In front of the two guys interested in my book, someone asked if he could use my phone.  None of these men had cell phones, and, again, I was happy to lend it to him.  I didn’t need it for anything at the time.  As it turned out, I didn’t get it back until the end of the nearly three-hour ride.  Noticing this about halfway through the trip, one of the guys next to me leaned over, touched my arm, and said, “You have to excuse him.  He hasn’t talked to his family in a long time.”  I didn’t mind, and the phone became very useful later on.  Near Chicago, we began frantically passing it around to everyone, calling mothers, brothers, and other family members, making sure that each person had someone coming to the train station to pick him up.  No one had enough (or any) money for bus or taxi fare.

Just before we pulled into the station, two of the guys spent some time making sure that a third understood his paperwork explaining how to get in touch with his parole officer.  “You don’t want to end up right back where you were,” they said.  As the train came to a stop, everyone grabbed their boxes of belongings and their envelopes containing parole instructions.  My phone made its way back to me, along with expressions of gratitude from all of the men.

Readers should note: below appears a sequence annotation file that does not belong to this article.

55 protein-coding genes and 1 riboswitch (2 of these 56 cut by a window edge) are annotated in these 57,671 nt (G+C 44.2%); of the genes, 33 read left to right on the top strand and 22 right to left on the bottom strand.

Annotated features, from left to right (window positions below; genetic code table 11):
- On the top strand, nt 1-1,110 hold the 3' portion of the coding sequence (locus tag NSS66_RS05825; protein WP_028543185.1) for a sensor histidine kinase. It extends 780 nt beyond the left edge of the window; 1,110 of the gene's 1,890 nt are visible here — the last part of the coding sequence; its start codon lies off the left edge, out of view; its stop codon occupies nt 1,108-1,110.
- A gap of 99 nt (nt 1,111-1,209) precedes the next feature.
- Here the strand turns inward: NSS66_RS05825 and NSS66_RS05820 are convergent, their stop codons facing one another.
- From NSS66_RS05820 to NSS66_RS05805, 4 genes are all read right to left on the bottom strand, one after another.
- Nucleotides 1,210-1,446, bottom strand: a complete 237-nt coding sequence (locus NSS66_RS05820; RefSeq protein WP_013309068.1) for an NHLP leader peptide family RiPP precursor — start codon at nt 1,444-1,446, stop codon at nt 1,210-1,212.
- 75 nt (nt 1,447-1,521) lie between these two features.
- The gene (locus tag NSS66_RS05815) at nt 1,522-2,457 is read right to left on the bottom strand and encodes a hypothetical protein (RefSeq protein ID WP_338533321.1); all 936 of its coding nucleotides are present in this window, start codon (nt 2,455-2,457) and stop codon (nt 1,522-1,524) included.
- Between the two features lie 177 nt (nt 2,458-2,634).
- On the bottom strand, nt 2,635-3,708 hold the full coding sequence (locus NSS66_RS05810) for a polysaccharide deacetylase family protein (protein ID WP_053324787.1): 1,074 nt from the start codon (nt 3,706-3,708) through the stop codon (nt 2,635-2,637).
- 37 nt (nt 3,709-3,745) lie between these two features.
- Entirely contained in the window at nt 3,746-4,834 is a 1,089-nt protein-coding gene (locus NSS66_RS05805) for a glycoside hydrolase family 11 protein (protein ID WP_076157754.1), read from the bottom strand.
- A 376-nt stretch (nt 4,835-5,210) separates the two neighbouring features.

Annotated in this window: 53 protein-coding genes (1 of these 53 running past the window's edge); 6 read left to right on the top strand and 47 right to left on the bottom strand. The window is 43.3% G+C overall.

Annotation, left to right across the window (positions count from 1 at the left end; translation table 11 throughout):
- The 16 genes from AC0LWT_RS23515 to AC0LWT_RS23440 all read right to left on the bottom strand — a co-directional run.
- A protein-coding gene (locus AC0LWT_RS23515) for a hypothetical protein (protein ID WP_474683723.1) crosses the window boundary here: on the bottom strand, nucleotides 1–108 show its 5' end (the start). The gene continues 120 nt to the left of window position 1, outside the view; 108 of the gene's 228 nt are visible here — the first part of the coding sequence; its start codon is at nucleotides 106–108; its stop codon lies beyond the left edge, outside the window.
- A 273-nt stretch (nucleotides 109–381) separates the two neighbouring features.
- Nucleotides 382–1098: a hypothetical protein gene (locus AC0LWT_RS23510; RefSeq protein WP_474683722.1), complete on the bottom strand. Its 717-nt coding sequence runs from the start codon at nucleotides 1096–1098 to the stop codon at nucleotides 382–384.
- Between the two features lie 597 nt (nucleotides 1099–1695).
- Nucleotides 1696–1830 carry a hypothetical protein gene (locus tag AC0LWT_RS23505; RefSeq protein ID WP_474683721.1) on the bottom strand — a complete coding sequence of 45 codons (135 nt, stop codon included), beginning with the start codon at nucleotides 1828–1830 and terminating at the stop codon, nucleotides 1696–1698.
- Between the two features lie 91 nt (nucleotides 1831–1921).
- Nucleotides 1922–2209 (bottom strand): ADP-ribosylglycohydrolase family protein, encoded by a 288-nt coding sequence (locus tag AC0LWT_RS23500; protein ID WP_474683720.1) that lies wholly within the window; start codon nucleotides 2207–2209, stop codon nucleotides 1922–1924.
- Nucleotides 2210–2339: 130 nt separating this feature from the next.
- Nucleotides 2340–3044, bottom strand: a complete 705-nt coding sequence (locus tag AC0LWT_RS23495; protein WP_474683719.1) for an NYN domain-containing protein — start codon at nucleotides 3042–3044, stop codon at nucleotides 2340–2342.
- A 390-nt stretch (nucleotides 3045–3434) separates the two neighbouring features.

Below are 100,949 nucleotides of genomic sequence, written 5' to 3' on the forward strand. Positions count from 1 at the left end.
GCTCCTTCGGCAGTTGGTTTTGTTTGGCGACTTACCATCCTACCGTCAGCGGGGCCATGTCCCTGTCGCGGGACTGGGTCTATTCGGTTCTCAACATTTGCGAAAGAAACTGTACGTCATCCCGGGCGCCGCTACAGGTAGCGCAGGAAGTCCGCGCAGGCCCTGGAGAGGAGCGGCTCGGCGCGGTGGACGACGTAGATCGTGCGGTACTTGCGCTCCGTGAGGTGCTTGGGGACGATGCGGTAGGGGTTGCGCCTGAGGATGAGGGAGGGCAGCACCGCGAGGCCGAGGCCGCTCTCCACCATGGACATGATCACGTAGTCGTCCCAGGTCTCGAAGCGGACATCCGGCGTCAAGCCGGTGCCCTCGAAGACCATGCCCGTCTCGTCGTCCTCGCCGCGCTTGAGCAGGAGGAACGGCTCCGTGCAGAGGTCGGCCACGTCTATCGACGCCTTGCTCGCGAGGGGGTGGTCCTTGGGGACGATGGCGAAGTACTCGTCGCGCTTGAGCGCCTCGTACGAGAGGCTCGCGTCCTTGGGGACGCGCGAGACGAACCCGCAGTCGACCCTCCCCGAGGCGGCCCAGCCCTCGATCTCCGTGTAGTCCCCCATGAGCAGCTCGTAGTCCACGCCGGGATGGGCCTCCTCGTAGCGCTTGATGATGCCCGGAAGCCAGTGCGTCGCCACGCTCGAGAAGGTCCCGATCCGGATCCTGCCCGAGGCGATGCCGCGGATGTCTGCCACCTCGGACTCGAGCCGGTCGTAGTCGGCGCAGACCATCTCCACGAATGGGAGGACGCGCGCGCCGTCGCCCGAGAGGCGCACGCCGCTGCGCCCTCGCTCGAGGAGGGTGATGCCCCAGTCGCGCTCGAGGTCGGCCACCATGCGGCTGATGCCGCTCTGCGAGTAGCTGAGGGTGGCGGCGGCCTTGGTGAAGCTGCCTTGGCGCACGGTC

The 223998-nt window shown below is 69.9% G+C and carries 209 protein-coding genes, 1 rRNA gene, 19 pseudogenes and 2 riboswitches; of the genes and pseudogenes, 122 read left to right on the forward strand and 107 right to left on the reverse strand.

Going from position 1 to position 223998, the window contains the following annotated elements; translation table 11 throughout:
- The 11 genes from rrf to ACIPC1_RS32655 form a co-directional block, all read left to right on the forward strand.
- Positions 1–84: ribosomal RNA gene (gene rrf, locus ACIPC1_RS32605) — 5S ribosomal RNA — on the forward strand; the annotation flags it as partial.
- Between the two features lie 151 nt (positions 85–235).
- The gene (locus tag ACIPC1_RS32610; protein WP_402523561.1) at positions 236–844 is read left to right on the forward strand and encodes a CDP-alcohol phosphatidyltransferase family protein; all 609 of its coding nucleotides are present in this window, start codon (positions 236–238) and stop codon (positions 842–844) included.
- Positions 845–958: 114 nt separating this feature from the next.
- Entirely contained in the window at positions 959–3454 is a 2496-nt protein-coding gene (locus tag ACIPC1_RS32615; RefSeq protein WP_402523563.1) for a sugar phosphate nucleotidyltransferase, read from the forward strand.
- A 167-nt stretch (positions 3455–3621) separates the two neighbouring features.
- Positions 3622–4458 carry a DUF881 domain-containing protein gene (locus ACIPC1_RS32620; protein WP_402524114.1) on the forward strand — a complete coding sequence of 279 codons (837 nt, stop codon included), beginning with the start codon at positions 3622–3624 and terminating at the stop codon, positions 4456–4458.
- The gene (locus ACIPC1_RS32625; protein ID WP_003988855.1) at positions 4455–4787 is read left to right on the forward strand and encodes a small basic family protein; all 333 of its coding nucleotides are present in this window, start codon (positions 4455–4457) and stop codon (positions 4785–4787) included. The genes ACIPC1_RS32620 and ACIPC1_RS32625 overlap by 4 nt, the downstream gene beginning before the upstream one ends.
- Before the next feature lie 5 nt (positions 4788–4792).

I expected the train ride to be a few hours full of reading and dozing.  I ended up doing neither.  Instead, in this totally unexpected scenario, I was reminded of some important things.  In an era full of data, debates, posturing, and dehumanization, what struck me most about these men was their humanness.  They are people just like anyone else, not prison statistics or points to be used to support a position.  I don’t know what brought them to prison.  I didn’t ask, and, honestly, I don’t much care.  My personal experience with these men was characterized by laughter, shared interest, and mutual respect, and I believe that a few others around us on the train had a similar experience.  I am thankful for it.

Those of us living on the outside are not so different from those in prison.  All are deserving of respect at all times.  And, regardless of what has happened in the past, each moment in anyone’s life can be the start of something new, something better.